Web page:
It took a very long time for me to understand who I was, and what I was good at. It's important to become comfortable about who you are and how you behave and react, because there's so much criticism and pressure today, especially for young people.
Steve Jobs, who I worked very closely with [Jobs recruited Schmidt to be on Apple's board from 2006 to 2009] and admired greatly, was not a normal person, by any means.
When he was "on," his charisma and insights were so extraordinarily better than anyone else's that he was able to overcome any handicaps with the way he treated people. People admired him so much.
If you look at history, great leaders have this unique capability to inspire people on a personal basis. The important thing isn't whether you're flappable or low-key, but whether you can inspire people to join in and get excited to change the world.
[Personally], I learned it's important to have teenagers. They're relatively unmanageable, but they need to be managed. You learn to let them do what they want until it gets dangerous or serious. Then, you have to put your foot down. Everything is fine until it's not, in which case, we have to act quickly.
That's a pretty good management style. But I don't want to say there's only one management style.
I had the benefit of working with Larry [Page] and Sergey [Brin], who were both my best friends and my partners. Larry, Sergey and I would have these huge food fights over this or that. We would honestly disagree. But there was never a moment where I doubted their commitment to the company and the cause.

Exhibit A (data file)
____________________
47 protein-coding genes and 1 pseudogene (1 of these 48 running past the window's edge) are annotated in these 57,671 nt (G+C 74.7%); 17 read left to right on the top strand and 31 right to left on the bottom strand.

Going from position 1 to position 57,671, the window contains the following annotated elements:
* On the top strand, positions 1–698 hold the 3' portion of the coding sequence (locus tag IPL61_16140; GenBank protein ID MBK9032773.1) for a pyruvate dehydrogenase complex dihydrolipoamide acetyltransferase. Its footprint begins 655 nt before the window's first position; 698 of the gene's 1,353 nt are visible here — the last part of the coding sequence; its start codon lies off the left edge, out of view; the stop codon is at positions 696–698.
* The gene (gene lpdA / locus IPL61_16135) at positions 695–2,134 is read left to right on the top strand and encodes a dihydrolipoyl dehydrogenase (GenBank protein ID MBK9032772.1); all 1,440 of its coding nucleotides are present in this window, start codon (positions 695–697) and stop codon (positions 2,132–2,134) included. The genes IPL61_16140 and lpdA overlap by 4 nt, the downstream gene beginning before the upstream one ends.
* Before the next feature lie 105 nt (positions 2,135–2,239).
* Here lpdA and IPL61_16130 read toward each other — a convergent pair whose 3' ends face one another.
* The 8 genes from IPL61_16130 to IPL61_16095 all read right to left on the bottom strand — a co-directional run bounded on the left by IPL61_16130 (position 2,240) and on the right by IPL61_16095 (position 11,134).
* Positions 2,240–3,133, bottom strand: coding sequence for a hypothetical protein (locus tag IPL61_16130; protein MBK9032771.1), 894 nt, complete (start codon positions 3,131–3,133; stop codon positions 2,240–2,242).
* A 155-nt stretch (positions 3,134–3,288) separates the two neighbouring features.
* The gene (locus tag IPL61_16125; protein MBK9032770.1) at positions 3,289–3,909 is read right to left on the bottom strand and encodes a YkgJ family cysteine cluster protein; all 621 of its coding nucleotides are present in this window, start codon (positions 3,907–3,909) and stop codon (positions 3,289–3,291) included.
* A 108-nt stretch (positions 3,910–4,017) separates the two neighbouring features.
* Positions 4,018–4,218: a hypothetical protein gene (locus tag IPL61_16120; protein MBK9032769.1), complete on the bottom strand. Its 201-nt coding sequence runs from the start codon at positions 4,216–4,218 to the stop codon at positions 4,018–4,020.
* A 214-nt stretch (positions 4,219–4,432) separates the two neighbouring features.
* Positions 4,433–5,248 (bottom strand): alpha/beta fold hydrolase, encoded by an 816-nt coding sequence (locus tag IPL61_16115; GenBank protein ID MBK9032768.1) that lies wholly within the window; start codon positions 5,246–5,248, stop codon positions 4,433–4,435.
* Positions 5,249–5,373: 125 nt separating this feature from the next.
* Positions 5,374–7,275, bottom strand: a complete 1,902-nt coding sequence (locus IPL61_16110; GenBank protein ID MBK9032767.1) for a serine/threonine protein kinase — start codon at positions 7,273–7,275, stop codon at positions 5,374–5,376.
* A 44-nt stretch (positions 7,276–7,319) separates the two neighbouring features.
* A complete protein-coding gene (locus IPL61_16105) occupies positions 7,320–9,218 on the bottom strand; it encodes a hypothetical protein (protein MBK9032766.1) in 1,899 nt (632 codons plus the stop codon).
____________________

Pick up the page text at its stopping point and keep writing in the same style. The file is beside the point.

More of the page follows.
If the two of them were in agreement, I would usually just say, "yes." If they disagreed, I would force a process where the three of us came to some conclusion. Usually, their ideas were better than mine.
[When I started at Google] I didn't understand the scale of the company, and I had no idea what was possible. I would have been suspicious if you told me [how big Google would get]. In hindsight, I wouldn't change a thing — but we made many mistakes along the way.
I think the biggest mistake I made as CEO was about social media: Google was early in social media, but didn't really execute it very well. The timing of the entry into these about-to-explode platform markets is incredibly important. Even being a few months early makes a huge difference with the right product.
I'm careful about what I talk about nowadays, because I'm in this interesting class of "tech people" who somehow get criticized for everything we do.
I have to tell you that I didn't encounter the kind of criticism that I've had at Google, before Google. I think part of that is [because] the social media world and the [media] changed and everything became about power and influence.
As a public figure, you learn to let it go. You learn that most of the stuff that's false, people forget. The attention span of our society now is very short.
That criticism comes from a sense of both accomplishment and envy. The fact of the matter is: I think it's part of life. So when I talk to people now, I say, "Get used to it. I got used to it."
This interview has been edited for length and clarity.
Correction: This story has been corrected to reflect that Schmidt Futures is a philanthropic initiative.